Be sure to read through the end to find out how you can be entered to win A Cup of Christmas Cheer Tales of Christmas Past.
As America moved into World War II our country not only went to war overseas, but the homeland fell into a radical change.Our men were fighting to keep the freedom that America enjoyed, but their widespread enlistment and departure left gaping holes in the industrial workforce as well as society.
We went from dad going to work while mom stayed home with the kids, to dad is gone and mom has to pick up both rolls of parents. The large male enlistment also created another problem outside of the home as well because there weren't enough men left to fill all the jobs that these enlisted soldiers left. And with the America knee deep in the war, industry expanded by leaps and bounds. Besides the jobs that fell vacant because men leaving for the war, the United States government now needed weapons, ships, and planes to fight the war.
So what's a country to do when there just are not enough men left to do what needs to be done? In stepped America's secret weapon--the women who volunteered and made it all possible.Women were needed like never before to fill the jobs that were traditionally held by the male population. The government used advertisements to encourage these women who were accustomed to being housewives and stay-at-home moms to take on these new rolls and jobs.
The percentage of females in the United States workforce went up nearly ten percent between 1940 and 1945. By 1945 it is said that nearly one fourth of the married women worked outside the home.
United States factories retooled for war productions (defense plants). Plants were changed to make war ships, war planes, guns, and other needed supplies. In this growing and expanding industry the women played an important part of the work force by filling jobs.
The women not only filled the gaping holes in jobs, but they also volunteered in their community. They collected blood, raised money for war bonds, planted Victory Gardens, rolled bandages, among many other things.
Besides their husbands being gone to war, their home life changed in that rationing and shortages of domestic resources made their shopping habits more trying. When we think of rationing and shortages we usually think of sugar and coffee, but rationing went much further than that and shortages went as far as propaganda campaigns asking people to walk and save on the rubber of their tires.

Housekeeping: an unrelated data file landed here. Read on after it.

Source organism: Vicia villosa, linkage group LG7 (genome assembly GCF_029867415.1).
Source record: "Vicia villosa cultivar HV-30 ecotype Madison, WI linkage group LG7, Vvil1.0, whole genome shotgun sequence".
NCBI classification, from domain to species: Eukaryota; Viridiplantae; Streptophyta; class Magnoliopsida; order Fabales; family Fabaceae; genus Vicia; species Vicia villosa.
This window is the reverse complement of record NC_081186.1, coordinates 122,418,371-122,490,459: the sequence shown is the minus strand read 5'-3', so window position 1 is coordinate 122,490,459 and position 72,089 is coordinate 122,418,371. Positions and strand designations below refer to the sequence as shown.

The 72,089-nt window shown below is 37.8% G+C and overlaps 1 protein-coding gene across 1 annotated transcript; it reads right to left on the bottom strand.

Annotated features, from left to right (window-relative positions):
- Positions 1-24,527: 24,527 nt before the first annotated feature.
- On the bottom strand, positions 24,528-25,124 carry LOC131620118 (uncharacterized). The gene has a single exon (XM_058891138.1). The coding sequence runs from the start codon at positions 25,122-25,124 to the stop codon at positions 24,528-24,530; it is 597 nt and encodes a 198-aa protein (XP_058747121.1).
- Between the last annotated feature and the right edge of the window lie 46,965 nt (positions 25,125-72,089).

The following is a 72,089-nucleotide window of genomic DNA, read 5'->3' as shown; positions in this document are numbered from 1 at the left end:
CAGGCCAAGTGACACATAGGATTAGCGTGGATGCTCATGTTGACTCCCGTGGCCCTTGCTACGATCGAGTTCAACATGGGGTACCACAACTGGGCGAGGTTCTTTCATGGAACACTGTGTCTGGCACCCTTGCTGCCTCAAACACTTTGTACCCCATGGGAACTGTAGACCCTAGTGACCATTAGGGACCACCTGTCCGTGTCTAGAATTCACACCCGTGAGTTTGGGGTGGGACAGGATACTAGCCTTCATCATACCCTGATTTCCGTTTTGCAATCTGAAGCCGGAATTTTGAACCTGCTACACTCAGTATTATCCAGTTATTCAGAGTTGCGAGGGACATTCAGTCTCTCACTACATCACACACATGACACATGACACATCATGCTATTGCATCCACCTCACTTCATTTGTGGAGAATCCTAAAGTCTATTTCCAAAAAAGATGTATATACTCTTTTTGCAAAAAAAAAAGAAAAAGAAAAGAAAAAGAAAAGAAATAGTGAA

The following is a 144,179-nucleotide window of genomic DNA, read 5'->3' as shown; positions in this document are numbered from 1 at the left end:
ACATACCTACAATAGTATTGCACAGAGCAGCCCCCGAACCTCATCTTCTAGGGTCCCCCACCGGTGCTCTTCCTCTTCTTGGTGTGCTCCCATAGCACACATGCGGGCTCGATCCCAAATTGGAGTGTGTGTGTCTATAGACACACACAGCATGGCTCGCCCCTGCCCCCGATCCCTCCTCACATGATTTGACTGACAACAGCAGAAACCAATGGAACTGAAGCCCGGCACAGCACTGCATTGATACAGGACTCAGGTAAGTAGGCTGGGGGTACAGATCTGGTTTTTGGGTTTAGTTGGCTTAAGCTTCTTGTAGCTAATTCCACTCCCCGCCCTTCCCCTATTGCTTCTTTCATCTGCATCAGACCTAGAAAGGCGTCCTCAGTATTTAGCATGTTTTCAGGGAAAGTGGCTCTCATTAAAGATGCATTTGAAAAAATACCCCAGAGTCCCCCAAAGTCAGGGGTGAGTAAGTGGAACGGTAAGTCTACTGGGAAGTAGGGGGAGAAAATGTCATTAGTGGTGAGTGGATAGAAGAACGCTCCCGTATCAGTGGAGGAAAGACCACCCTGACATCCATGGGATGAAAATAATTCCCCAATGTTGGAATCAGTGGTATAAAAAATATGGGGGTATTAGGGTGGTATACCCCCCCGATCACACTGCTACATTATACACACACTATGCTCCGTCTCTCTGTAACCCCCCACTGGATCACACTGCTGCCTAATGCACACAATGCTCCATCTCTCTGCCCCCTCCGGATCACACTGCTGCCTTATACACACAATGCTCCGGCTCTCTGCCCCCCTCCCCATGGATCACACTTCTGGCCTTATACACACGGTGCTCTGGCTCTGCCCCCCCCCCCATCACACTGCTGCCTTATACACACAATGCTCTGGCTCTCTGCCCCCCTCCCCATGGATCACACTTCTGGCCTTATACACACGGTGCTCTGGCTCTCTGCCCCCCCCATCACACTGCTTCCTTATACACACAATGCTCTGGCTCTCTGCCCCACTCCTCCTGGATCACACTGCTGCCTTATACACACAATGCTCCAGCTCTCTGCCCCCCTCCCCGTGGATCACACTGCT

Women of America played many rolls during World War II. Another important roll they played was to contribute to the morale of the war effort. The women who wrote letters to their soldier husbands we consistently upbeat.
Sadly, at the end of the war when many of these working women were surveyed they wanted to continue working and keep their jobs. However, many of them would lose their jobs due to the downsizing of military war materials and men returning home to their jobs.
I'm giving away a copy of A Cup of Christmas Cheer Tales of Christmas Past. Answer the question: What do you think? Should the women who filled those jobs lose them so the men who fought in the war can get their jobs back?
I'm excited that my story, "The Letter," is included in this year's A Cup of Christmas Cheer in the Tales of Christmas Past.
Debbie Lynne Costello is represented by Tamela Hancock Murray of the Steve Laube Agency. She attended Heritage University, where she studied Journalism and worked in the editing department.
She has a short story coming out in Guideposts 2014, Christmas Cup of Cheer on October 20th. She has completed five full length novels set in Charleston and Savannah areas in the late 19th century along with one Medieval, and is now seeking homes for them.
She and her husband have four children and two grandbabies. They live in upstate South Carolina with their family. Debbie Lynne has been raising Shetland Sheepdogs for 18 years and her and her husband enjoy their Arabian horses.